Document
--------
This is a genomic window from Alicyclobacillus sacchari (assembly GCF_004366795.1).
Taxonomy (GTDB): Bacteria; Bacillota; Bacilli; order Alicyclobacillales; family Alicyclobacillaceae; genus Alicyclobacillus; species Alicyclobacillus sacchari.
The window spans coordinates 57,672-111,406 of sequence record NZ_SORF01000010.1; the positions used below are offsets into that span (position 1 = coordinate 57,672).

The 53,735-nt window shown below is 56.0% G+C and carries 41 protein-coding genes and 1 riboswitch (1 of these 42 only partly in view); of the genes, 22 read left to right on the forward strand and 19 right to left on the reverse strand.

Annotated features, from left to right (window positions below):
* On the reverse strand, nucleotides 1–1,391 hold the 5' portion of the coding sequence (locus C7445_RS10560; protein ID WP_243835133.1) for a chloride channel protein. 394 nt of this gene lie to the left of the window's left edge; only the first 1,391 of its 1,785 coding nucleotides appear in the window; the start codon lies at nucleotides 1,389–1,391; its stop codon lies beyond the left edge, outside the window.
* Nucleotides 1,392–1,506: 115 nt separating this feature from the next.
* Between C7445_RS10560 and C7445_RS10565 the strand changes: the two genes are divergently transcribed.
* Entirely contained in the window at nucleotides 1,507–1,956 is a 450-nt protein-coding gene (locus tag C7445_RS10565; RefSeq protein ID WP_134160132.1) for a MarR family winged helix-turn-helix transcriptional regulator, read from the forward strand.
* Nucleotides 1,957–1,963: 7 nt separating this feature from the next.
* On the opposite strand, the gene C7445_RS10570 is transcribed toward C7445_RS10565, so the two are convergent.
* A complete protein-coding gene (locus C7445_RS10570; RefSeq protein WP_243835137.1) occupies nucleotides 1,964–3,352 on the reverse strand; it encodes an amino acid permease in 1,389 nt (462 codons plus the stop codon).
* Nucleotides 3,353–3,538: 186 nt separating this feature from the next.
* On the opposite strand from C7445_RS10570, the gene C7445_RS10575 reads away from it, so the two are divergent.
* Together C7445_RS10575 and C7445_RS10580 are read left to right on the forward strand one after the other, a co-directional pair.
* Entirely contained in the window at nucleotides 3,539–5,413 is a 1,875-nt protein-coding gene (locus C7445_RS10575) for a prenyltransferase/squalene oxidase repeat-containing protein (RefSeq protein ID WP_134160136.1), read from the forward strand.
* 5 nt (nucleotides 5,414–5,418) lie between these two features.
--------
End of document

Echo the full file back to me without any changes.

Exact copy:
This is a genomic window from Alicyclobacillus sacchari (assembly GCF_004366795.1).
Taxonomy (GTDB): Bacteria; Bacillota; Bacilli; order Alicyclobacillales; family Alicyclobacillaceae; genus Alicyclobacillus; species Alicyclobacillus sacchari.
The window spans coordinates 57,672-111,406 of sequence record NZ_SORF01000010.1; the positions used below are offsets into that span (position 1 = coordinate 57,672).

The 53,735-nt window shown below is 56.0% G+C and carries 41 protein-coding genes and 1 riboswitch (1 of these 42 only partly in view); of the genes, 22 read left to right on the forward strand and 19 right to left on the reverse strand.

Annotated features, from left to right (window positions below):
* On the reverse strand, nucleotides 1–1,391 hold the 5' portion of the coding sequence (locus C7445_RS10560; protein ID WP_243835133.1) for a chloride channel protein. 394 nt of this gene lie to the left of the window's left edge; only the first 1,391 of its 1,785 coding nucleotides appear in the window; the start codon lies at nucleotides 1,389–1,391; its stop codon lies beyond the left edge, outside the window.
* Nucleotides 1,392–1,506: 115 nt separating this feature from the next.
* Between C7445_RS10560 and C7445_RS10565 the strand changes: the two genes are divergently transcribed.
* Entirely contained in the window at nucleotides 1,507–1,956 is a 450-nt protein-coding gene (locus tag C7445_RS10565; RefSeq protein ID WP_134160132.1) for a MarR family winged helix-turn-helix transcriptional regulator, read from the forward strand.
* Nucleotides 1,957–1,963: 7 nt separating this feature from the next.
* On the opposite strand, the gene C7445_RS10570 is transcribed toward C7445_RS10565, so the two are convergent.
* A complete protein-coding gene (locus C7445_RS10570; RefSeq protein WP_243835137.1) occupies nucleotides 1,964–3,352 on the reverse strand; it encodes an amino acid permease in 1,389 nt (462 codons plus the stop codon).
* Nucleotides 3,353–3,538: 186 nt separating this feature from the next.
* On the opposite strand from C7445_RS10570, the gene C7445_RS10575 reads away from it, so the two are divergent.
* Together C7445_RS10575 and C7445_RS10580 are read left to right on the forward strand one after the other, a co-directional pair.
* Entirely contained in the window at nucleotides 3,539–5,413 is a 1,875-nt protein-coding gene (locus C7445_RS10575) for a prenyltransferase/squalene oxidase repeat-containing protein (RefSeq protein ID WP_134160136.1), read from the forward strand.
* 5 nt (nucleotides 5,414–5,418) lie between these two features.